I purchased the boat in the late summer of 2015. But being so late in the sailing season and from work commitments I could only sail the boat to Hamilton from Picton from where she was purchased. The sail was difficult because of very bad weather and complicated by fuel that was grossly contaminated by sludge.
Through the exuberant boat motion the years of quietly settled bio-contaminants were blendered into what was surely now the pea soup thickened diesel fuel. All was good while sailing as the confused seas agitated fuel and kept the offending contamination in suspension but almost as soon as the boat entered the shelter of a Marina the precipitate would clog the fuel intake line choking the engine of its life’s blood. Consequently the engine would quickly sputter to a stop leaving the boat to drift quickly under high winds towards all too close docks or brake walls. Fortunately being so late in the season there were very few other boats to be found or to collide with. The only means to keep from hitting something was to drop the anchor and try to hold the boat where she was.
Quickly, as I was unsure how long the anchor would hold with such short scope, I would clear the sediment from the fuel line, and get the engine running for another few seconds to make some headway towards a dock. Sometimes this anchor, clear lines, running the engine routine would be repeated 3 or 4 times before a barely controlled docking could occur and relief for the days trials be found.
The weather was quite sever for Lake Ontario. The night before I was sailing towards Scarborough to make Bluffer’s Park Marina for the night the winds had managed to blow one of the Bluffer’s docks, laden with boats off it’s moorings and towards other docks. If it wasn’t for the quick thinking of a power boat, who’s skipper was aboard, many boats would have sustained a great deal of damage. This skipper fired up his boat while tied to the now drifting dock and managed to keep his boat and the dock full of boats off the rest of the docks until help could tie off the free floating dock somewhere away from others.
After 4 days sailing I finally entered Harbour West Marina in Hamilton. Shortly after the boat was put on the hard for winter storage and I resumed my work in remote Northern Ontario. Sailing season seemed such a long time coming as I longed for the spring so I could begin fixing up the new boat. The first order of business was a new Engine.
During the Toronto boat show I ordered a spanking brand new Beta 43. A Beta is a marinized Kubota diesel engine. The engine is a beauty and it sure looks good but sadly it was installed into a disaster of a boat. Turns out the Marine surveyor that I hoped to provide me with an assessment of the boat either was completely incompetent to survey a steel hulled boat or he just didn’t care to do his job. It appeared the only thing keeping me afloat sailing to Hamilton was PAINT.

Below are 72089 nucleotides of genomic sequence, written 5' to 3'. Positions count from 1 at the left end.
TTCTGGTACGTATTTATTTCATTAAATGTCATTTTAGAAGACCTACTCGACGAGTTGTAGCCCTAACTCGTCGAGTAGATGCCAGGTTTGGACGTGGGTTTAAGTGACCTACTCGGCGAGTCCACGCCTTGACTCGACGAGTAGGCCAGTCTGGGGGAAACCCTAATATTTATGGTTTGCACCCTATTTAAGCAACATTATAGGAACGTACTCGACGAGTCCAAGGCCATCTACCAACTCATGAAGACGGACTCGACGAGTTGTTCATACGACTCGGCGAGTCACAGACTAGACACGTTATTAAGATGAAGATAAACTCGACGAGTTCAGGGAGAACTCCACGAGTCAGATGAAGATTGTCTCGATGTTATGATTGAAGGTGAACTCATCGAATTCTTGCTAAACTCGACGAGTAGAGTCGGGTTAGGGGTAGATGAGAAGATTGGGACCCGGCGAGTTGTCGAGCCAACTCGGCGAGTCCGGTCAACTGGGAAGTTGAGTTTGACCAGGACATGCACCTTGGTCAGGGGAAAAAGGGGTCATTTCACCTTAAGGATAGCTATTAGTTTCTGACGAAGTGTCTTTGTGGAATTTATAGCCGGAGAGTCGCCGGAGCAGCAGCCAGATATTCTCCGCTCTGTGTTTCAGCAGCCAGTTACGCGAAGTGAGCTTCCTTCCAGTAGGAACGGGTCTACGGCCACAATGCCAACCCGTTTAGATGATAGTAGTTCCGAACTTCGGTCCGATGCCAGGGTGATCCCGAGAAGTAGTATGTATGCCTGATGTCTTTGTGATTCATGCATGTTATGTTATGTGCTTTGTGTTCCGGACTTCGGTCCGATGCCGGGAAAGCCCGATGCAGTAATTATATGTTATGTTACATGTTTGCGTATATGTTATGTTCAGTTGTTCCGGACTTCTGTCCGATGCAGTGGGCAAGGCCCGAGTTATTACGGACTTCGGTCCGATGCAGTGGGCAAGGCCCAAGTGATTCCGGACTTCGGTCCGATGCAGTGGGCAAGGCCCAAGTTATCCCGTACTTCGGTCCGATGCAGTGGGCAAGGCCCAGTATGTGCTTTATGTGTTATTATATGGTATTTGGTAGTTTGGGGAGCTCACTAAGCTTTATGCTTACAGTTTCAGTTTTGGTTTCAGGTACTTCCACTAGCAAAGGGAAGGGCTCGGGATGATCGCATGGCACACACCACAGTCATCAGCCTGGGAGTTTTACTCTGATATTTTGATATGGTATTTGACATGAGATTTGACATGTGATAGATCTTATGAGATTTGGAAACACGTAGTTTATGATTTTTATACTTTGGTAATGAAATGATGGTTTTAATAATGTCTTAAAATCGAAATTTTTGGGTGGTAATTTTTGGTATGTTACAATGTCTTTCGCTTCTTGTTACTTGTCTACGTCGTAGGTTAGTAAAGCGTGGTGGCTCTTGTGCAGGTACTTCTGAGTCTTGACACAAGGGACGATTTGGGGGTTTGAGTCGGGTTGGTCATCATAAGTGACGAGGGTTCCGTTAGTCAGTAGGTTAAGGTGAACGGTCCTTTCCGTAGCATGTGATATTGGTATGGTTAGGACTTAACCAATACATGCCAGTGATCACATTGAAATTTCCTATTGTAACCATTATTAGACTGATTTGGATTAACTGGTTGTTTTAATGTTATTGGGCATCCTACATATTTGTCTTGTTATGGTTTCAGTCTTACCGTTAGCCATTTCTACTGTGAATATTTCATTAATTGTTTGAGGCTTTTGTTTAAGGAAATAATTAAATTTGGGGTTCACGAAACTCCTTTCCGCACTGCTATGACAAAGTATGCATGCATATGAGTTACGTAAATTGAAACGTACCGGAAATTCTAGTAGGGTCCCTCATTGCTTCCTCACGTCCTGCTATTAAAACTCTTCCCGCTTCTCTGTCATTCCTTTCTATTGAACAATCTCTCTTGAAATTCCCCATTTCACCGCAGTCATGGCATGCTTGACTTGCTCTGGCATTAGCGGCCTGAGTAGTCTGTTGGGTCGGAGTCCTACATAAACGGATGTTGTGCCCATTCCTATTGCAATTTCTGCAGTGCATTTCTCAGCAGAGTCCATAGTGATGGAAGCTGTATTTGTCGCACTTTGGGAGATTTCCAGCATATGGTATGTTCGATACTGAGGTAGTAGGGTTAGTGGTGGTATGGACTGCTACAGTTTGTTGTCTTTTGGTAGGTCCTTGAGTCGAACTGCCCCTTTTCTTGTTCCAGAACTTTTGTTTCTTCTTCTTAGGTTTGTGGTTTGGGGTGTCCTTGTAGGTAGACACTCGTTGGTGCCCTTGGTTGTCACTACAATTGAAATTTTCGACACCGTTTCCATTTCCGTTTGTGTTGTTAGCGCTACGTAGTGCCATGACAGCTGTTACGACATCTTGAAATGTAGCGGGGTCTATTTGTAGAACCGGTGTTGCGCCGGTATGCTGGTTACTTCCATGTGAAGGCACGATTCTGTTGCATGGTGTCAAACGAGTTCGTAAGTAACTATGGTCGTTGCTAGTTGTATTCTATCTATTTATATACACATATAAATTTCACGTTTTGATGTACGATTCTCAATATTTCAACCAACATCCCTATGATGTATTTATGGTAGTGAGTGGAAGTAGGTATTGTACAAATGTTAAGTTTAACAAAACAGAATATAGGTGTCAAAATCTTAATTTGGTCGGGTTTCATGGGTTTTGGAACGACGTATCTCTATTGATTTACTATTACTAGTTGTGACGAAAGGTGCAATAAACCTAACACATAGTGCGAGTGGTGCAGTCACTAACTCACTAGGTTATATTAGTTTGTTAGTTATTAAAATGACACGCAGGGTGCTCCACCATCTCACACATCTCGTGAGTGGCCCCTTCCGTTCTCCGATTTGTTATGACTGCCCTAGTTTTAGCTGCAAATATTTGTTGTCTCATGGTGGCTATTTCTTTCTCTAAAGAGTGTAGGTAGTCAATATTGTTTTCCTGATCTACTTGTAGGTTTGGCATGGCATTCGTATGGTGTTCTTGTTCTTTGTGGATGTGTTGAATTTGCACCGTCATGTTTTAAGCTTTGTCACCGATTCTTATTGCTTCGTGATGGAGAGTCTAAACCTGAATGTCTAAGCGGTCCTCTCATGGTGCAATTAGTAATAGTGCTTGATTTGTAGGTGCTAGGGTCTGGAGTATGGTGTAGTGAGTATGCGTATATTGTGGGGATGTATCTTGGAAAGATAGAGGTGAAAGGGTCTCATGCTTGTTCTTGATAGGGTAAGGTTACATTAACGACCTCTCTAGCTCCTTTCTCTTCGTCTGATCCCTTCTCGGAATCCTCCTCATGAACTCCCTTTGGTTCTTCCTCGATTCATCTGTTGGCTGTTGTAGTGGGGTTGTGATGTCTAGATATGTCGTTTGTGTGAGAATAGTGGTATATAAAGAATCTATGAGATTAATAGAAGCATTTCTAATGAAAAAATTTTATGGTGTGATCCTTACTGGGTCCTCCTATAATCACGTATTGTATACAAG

Yep, you heard right, a few layers of PAINT
The first indication of trouble for a steel hulled boat is a tell tail redish looking stain to the exterior paint. When the paint is sanded down it reveals the extent of the problem. Sadly it was rusted straight through in a place or two or so thin I was able to easily poke a screw driver trough . There were more than a few expletives loudly pronounced as you might imagine.
All this the surveyor failed to find. The following is page of the survey concerning hull integrity…….Notice that minor degradation of the steel is indicated……… WT#F
Sadly I have spent too much on the boat not to continue, not to fix it. I am committed now. I must fix the hull before I can turn to the known deficiencies that needed addressing. Over the remaining summer I with help from my father and a professional welder, Barry, a friend of my sister, we managed to cut out the rusted parts and exterior weld new steel into place. I was once again able to call it a boat and not a reef. The worst part of the hull repair meant that much of the interior had to be removed and destroyed in the process just to get at the hull. The interior has proven, a great challenge as I am certainly no carpenter. 😛
It is now April 2017, it will be 2 years this August when the boat was purchased. Much had been done and much has yet to do. Unfortunately the over run cost and time of the hull repairs has prevented me from doing everything I would like to in order to prepare for my grand adventure.
Here is the interior now………. So I am getting there… Slowly.
Many days are disheartening as the amount of work is extremely daunting. I don’t always know what to start first. In fact there are many projects on going.
Stay tuned for…..
• New plumbing fresh water and black water
• Complete electrical over haul with new Furuno electronics
• New auto helm from Furuno
• New sails from North Sails
• New running rigging
• New build of hard dodger
• New build of hard bimini
• Reconstruction of galley
• Repair of rotten deck at anchor windlass
• New Muir anchor windlass
• New hull above and bellow waterline and deck paint
I am sure there is more…. just slipped my mind….no actually too much to remember 😛
Cheers and happy sailing
Herb skipper of the S/V Sea Gypsea